Latest manufacturing technologies drive production at GM’s updated Arlington Assembly plant
A 1.6-million-square-foot expansion of General Motors’ Arlington Assembly facility is designed to improve production-efficiency and build-quality of the all-new 2021 Chevrolet Tahoe and Suburban.
The previously announced investment of more than $1.4 billion for the plant includes a new, 1-million-square-foot body shop and a 600,000-square-foot expansion of the paint shop, along with new, high-precision camera- and laser-based inspection systems that offer more sophisticated quality checks for the segment-leading SUVs.
“Everything we do at Arlington Assembly is focused on building better vehicles for our customers,” said Bill Kulhanek, plant executive director at Arlington Assembly. “This strategic expansion brings the latest in manufacturing and inspection technologies, while adding procedures designed to improve the quality and durability of the Tahoe and Suburban.”
November 21, 2019 – 2:00 pm Eastern / 11:00 am Pacific
Smart trailer technology opens a new realm of opportunity within the freight industry, with the ability to provide actionable, real-time data, tracking and monitoring capabilities that enable companies to analyze performance and make timely improvements. However, for carriers to fully benefit from the technology, they need to be able to prove ROI and cost-savings.
In an industry survey recently conducted by FreightWaves and Spireon to gauge industry progress around trailer technology adoption, we gathered interesting insights about the value of the technology and what companies still need to do to utilize it to its full potential.
To make it easier for all of truck drivers we have designes the one IG that will explain them how in 10 simple easy steps they can maintain their fitness at highest level and ensure that their health is in great condition. Print this IG and take it with you in the truck and do it daily.
The Long Beach City Council has directed the city’s harbor department to conduct a study on the economic impact of port automation on the city.
The council voted 8-0 to order the study at its Aug. 20 meeting. It’s the latest in a series of studies and legislation proposals having to do with automation in the wake of a failed effort by the International Longshore and Warehouse Union (ILWU) to prevent APM Terminals from installing robotic equipment at its terminal at Pier 400 in the neighboring Port of Los Angeles.
A new FreightWaves Intel Group whitepaper reports that 2018 was a tale of two markets. The first half was characterized as, not one of, the best bull market many in the industry had witnessed since deregulation in the early 1980s. Trucking and logistics executives thought a new normal was emerging as trucking capacity trailed far behind a surge in load volumes.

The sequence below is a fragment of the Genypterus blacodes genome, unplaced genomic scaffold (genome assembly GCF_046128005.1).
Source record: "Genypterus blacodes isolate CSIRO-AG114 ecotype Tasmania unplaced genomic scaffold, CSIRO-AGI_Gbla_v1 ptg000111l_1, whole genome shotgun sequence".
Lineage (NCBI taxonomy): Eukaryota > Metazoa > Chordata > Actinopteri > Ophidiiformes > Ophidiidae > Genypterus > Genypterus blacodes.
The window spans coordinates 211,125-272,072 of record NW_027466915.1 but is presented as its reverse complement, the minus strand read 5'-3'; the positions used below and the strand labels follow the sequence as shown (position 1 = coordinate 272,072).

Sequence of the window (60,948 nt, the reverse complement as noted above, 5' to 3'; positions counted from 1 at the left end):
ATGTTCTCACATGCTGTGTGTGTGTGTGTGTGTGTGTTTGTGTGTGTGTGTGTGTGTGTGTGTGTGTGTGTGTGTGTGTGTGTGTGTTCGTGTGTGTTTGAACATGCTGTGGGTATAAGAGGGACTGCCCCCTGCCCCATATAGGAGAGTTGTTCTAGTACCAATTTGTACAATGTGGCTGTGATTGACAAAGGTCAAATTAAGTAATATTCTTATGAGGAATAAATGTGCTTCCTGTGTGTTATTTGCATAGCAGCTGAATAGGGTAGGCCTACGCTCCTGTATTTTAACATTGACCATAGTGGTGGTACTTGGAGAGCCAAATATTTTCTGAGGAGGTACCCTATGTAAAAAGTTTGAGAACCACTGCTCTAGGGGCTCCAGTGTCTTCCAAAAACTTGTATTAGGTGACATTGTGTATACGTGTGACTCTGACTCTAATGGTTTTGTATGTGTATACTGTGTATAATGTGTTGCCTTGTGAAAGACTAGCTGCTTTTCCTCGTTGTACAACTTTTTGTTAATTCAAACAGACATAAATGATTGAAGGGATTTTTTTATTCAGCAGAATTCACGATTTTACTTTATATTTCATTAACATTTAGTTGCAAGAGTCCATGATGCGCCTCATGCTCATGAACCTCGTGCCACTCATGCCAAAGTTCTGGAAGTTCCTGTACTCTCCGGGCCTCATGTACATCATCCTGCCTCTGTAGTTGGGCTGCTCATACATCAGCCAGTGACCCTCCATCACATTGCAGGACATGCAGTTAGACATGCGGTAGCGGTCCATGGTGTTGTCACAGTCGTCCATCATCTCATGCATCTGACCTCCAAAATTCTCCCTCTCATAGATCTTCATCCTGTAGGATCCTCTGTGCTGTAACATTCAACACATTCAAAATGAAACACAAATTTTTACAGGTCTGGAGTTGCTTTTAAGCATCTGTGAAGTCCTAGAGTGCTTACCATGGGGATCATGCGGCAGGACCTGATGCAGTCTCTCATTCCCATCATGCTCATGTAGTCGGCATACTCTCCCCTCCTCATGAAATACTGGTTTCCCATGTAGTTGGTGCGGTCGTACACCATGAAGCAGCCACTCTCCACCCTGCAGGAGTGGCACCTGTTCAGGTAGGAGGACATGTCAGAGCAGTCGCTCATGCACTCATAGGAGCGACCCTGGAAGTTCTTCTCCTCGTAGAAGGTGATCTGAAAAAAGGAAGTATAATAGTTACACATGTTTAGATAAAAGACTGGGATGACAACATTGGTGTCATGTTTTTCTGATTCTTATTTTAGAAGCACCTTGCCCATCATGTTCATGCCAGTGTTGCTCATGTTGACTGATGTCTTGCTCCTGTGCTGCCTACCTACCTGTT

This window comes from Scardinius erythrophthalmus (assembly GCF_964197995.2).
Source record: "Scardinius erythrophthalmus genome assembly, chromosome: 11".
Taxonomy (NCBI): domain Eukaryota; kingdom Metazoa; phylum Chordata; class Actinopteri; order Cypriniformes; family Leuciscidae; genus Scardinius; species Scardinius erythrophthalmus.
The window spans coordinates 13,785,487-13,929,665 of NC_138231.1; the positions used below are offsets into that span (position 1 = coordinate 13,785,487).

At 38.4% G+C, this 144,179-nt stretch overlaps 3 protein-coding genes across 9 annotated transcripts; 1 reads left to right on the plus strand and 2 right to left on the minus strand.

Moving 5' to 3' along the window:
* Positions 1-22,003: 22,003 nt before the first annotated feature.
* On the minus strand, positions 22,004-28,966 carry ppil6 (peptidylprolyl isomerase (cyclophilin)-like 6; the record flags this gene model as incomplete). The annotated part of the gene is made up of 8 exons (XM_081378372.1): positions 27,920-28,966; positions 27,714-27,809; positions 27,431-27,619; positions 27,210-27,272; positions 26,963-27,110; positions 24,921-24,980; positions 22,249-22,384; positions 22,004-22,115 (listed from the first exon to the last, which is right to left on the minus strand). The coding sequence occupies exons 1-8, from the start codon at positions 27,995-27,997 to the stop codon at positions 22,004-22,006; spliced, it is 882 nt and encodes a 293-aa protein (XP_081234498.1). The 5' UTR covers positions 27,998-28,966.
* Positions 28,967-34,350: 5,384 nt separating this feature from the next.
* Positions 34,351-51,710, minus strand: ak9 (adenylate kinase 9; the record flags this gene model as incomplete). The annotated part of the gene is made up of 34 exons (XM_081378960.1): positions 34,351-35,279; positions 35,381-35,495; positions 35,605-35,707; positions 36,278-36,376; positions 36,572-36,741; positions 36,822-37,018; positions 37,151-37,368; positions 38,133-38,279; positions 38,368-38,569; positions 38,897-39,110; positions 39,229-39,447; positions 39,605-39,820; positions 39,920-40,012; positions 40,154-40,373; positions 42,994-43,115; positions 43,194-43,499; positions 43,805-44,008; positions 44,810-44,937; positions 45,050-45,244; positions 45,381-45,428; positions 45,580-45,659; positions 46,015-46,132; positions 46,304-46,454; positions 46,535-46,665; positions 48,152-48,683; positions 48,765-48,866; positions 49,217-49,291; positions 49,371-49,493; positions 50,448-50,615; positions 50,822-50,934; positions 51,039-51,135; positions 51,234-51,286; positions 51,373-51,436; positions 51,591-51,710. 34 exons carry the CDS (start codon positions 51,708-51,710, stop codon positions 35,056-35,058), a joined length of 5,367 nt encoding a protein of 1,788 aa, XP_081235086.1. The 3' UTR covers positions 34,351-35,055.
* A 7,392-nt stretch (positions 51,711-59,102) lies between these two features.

This euphoria did not last long, however. The perfect storm of dual hurricanes, electronic logging device mandates, and an economic boost created by corporate tax cuts, created an increase in load volumes and a constraint on capacity that lasted less than a year. In a five-month span from June to October 2018, tender rejection rates (OTRI.USA) halved from a high of 25.6 percent to 12.8 percent in early October. Tender rejection rates continued to fall following the holiday season and were under 6 percent at the end of June 2019.
While there is not a universally accepted definition for a freight recession, FreightWaves believes any definition should include some combination of multi-quarter consecutive drops in tender load volumes, tender rejections, spot rates and market sentiment.
Source: FreightWaves SONAR, Q3 2019 Carrier Outlook Survey
Based on the declines described in the table above, it is clear that the first half of 2019 the freight market has been in a freight recession. Carrier Outlook: Over-capacity and the Freight Recession of 2019 is now available to FreightWaves SONAR subscribers on the SONAR platform. The research goes into detail about the freight recession and what is ahead.
Rail freight rates for moving western Canadian grain to market will be going up in the 2019-20 crop year. | File photo
In a determination dated April 30, the Canadian Transportation Agency announced that the Volume-Related Composite Price Index (VRCPI) will be increasing at Canadian National Railway and Canadian Pacific Railway beginning Aug. 1.
The VRCPI is used to determine how much Canada’s major railway companies can charge for moving grain on federally regulated railway routes under the maximum revenue entitlement program.Next Page